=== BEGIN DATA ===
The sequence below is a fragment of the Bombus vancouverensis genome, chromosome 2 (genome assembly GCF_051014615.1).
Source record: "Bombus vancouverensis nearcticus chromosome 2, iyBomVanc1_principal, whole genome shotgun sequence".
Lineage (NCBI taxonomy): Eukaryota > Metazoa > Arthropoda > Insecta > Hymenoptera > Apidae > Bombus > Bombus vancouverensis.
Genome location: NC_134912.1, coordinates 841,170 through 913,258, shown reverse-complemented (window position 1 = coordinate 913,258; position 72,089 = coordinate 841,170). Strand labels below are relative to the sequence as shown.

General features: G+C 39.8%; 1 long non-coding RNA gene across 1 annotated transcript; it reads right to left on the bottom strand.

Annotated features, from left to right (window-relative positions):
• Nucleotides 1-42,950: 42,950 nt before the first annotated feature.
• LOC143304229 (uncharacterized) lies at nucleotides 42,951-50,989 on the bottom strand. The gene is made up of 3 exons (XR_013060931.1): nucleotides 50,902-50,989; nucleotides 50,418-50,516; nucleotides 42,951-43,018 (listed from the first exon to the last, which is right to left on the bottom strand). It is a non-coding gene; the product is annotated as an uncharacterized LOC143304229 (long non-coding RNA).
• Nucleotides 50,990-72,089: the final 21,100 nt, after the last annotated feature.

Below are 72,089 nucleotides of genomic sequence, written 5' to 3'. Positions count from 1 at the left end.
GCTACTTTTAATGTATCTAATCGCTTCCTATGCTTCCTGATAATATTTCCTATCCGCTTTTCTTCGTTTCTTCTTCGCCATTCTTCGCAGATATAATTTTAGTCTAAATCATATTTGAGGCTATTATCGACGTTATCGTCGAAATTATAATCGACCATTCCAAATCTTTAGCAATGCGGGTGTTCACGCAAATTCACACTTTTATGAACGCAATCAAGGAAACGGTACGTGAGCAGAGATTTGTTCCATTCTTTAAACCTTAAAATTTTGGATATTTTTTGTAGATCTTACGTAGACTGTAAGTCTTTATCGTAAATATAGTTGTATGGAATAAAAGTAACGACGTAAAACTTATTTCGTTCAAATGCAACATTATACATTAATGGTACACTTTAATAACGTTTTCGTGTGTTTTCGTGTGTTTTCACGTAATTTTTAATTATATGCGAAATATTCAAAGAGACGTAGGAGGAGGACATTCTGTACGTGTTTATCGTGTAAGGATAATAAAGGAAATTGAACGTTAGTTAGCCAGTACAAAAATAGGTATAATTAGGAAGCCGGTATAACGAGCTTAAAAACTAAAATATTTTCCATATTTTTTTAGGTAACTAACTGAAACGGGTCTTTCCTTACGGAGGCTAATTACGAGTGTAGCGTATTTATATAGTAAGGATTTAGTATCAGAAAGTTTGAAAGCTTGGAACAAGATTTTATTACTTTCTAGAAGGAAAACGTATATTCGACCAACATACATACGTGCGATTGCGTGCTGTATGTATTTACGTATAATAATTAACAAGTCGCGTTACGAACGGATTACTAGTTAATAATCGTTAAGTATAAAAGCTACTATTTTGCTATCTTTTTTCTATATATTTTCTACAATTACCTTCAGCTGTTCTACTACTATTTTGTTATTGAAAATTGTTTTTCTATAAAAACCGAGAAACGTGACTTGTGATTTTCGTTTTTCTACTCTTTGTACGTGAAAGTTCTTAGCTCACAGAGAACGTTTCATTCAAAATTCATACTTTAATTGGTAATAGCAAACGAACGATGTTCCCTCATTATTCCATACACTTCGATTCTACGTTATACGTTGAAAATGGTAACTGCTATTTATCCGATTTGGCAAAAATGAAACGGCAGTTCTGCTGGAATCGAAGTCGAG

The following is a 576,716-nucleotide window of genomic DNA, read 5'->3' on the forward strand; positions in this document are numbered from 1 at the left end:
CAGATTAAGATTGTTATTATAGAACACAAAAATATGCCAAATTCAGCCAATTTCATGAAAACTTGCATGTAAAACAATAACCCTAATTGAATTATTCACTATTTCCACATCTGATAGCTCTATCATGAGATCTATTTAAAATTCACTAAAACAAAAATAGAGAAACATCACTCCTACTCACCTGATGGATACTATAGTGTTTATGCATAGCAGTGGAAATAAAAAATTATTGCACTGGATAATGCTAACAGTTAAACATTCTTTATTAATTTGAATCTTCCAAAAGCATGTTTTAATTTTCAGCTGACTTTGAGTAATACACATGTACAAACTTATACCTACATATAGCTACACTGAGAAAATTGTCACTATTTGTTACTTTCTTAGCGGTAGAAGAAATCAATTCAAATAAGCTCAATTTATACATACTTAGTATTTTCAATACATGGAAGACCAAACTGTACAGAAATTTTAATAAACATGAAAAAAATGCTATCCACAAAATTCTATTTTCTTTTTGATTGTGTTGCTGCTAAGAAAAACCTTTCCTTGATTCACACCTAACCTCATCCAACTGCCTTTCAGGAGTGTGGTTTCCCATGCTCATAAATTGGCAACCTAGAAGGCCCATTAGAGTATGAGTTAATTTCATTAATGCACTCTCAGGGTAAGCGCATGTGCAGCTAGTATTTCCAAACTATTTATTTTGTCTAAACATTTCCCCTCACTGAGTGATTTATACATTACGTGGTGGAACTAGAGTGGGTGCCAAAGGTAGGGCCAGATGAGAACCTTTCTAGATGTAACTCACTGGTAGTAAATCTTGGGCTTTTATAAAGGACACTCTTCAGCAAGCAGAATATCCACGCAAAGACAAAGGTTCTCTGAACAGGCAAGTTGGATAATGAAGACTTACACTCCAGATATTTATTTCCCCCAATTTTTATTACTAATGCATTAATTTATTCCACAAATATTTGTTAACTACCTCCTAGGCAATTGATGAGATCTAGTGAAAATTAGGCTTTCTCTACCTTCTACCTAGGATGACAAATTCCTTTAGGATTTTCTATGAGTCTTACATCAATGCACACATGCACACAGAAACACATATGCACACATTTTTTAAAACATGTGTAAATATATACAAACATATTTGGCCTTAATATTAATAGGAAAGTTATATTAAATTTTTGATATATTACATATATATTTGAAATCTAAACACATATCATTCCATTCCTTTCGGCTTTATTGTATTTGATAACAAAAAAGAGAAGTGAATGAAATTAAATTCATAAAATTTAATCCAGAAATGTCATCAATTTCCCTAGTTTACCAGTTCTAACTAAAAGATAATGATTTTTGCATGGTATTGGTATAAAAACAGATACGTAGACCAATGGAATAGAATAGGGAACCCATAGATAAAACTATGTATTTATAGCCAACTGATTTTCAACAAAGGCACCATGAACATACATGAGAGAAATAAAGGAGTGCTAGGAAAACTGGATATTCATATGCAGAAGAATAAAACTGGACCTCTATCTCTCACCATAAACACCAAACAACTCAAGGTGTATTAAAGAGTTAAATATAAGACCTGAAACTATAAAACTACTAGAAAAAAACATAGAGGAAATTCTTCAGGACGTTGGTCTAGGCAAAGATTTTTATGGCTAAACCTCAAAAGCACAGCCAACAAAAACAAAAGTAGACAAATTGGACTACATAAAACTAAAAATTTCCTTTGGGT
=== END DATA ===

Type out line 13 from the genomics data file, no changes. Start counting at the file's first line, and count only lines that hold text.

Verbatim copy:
CAGATTAAGATTGTTATTATAGAACACAAAAATATGCCAAATTCAGCCAATTTCATGAAAACTTGCATGTAAAACAATAACCCTAATTGAATTATTCACTATTTCCACATCTGATAGCTCTATCATGAGATCTATTTAAAATTCACTAAAACAAAAATAGAGAAACATCACTCCTACTCACCTGATGGATACTATAGTGTTTATGCATAGCAGTGGAAATAAAAAATTATTGCACTGGATAATGCTAACAGTTAAACATTCTTTATTAATTTGAATCTTCCAAAAGCATGTTTTAATTTTCAGCTGACTTTGAGTAATACACATGTACAAACTTATACCTACATATAGCTACACTGAGAAAATTGTCACTATTTGTTACTTTCTTAGCGGTAGAAGAAATCAATTCAAATAAGCTCAATTTATACATACTTAGTATTTTCAATACATGGAAGACCAAACTGTACAGAAATTTTAATAAACATGAAAAAAATGCTATCCACAAAATTCTATTTTCTTTTTGATTGTGTTGCTGCTAAGAAAAACCTTTCCTTGATTCACACCTAACCTCATCCAACTGCCTTTCAGGAGTGTGGTTTCCCATGCTCATAAATTGGCAACCTAGAAGGCCCATTAGAGTATGAGTTAATTTCATTAATGCACTCTCAGGGTAAGCGCATGTGCAGCTAGTATTTCCAAACTATTTATTTTGTCTAAACATTTCCCCTCACTGAGTGATTTATACATTACGTGGTGGAACTAGAGTGGGTGCCAAAGGTAGGGCCAGATGAGAACCTTTCTAGATGTAACTCACTGGTAGTAAATCTTGGGCTTTTATAAAGGACACTCTTCAGCAAGCAGAATATCCACGCAAAGACAAAGGTTCTCTGAACAGGCAAGTTGGATAATGAAGACTTACACTCCAGATATTTATTTCCCCCAATTTTTATTACTAATGCATTAATTTATTCCACAAATATTTGTTAACTACCTCCTAGGCAATTGATGAGATCTAGTGAAAATTAGGCTTTCTCTACCTTCTACCTAGGATGACAAATTCCTTTAGGATTTTCTATGAGTCTTACATCAATGCACACATGCACACAGAAACACATATGCACACATTTTTTAAAACATGTGTAAATATATACAAACATATTTGGCCTTAATATTAATAGGAAAGTTATATTAAATTTTTGATATATTACATATATATTTGAAATCTAAACACATATCATTCCATTCCTTTCGGCTTTATTGTATTTGATAACAAAAAAGAGAAGTGAATGAAATTAAATTCATAAAATTTAATCCAGAAATGTCATCAATTTCCCTAGTTTACCAGTTCTAACTAAAAGATAATGATTTTTGCATGGTATTGGTATAAAAACAGATACGTAGACCAATGGAATAGAATAGGGAACCCATAGATAAAACTATGTATTTATAGCCAACTGATTTTCAACAAAGGCACCATGAACATACATGAGAGAAATAAAGGAGTGCTAGGAAAACTGGATATTCATATGCAGAAGAATAAAACTGGACCTCTATCTCTCACCATAAACACCAAACAACTCAAGGTGTATTAAAGAGTTAAATATAAGACCTGAAACTATAAAACTACTAGAAAAAAACATAGAGGAAATTCTTCAGGACGTTGGTCTAGGCAAAGATTTTTATGGCTAAACCTCAAAAGCACAGCCAACAAAAACAAAAGTAGACAAATTGGACTACATAAAACTAAAAATTTCCTTTGGGT